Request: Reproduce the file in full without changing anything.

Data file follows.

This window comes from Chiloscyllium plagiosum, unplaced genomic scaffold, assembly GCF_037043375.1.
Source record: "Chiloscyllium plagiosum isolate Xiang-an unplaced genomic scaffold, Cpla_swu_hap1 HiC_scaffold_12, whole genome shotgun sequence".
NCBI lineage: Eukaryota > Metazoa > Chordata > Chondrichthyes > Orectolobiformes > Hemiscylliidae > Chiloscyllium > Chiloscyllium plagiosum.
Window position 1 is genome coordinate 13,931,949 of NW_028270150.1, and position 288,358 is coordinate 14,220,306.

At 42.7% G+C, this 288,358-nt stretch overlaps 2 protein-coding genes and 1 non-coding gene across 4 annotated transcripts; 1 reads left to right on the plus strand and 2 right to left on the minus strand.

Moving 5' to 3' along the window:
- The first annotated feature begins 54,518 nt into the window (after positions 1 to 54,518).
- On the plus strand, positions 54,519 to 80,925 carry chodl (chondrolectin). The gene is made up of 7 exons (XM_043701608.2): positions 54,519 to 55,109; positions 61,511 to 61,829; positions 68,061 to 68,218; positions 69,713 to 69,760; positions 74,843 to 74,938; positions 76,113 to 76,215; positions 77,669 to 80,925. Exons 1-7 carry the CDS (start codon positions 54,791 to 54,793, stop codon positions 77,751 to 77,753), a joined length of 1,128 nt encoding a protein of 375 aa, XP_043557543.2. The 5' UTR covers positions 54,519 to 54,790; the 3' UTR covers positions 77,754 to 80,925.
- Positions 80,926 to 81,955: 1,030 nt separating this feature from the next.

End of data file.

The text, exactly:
This window comes from Chiloscyllium plagiosum, unplaced genomic scaffold, assembly GCF_037043375.1.
Source record: "Chiloscyllium plagiosum isolate Xiang-an unplaced genomic scaffold, Cpla_swu_hap1 HiC_scaffold_12, whole genome shotgun sequence".
NCBI lineage: Eukaryota > Metazoa > Chordata > Chondrichthyes > Orectolobiformes > Hemiscylliidae > Chiloscyllium > Chiloscyllium plagiosum.
Window position 1 is genome coordinate 13,931,949 of NW_028270150.1, and position 288,358 is coordinate 14,220,306.

At 42.7% G+C, this 288,358-nt stretch overlaps 2 protein-coding genes and 1 non-coding gene across 4 annotated transcripts; 1 reads left to right on the plus strand and 2 right to left on the minus strand.

Moving 5' to 3' along the window:
- The first annotated feature begins 54,518 nt into the window (after positions 1 to 54,518).
- On the plus strand, positions 54,519 to 80,925 carry chodl (chondrolectin). The gene is made up of 7 exons (XM_043701608.2): positions 54,519 to 55,109; positions 61,511 to 61,829; positions 68,061 to 68,218; positions 69,713 to 69,760; positions 74,843 to 74,938; positions 76,113 to 76,215; positions 77,669 to 80,925. Exons 1-7 carry the CDS (start codon positions 54,791 to 54,793, stop codon positions 77,751 to 77,753), a joined length of 1,128 nt encoding a protein of 375 aa, XP_043557543.2. The 5' UTR covers positions 54,519 to 54,790; the 3' UTR covers positions 77,754 to 80,925.
- Positions 80,926 to 81,955: 1,030 nt separating this feature from the next.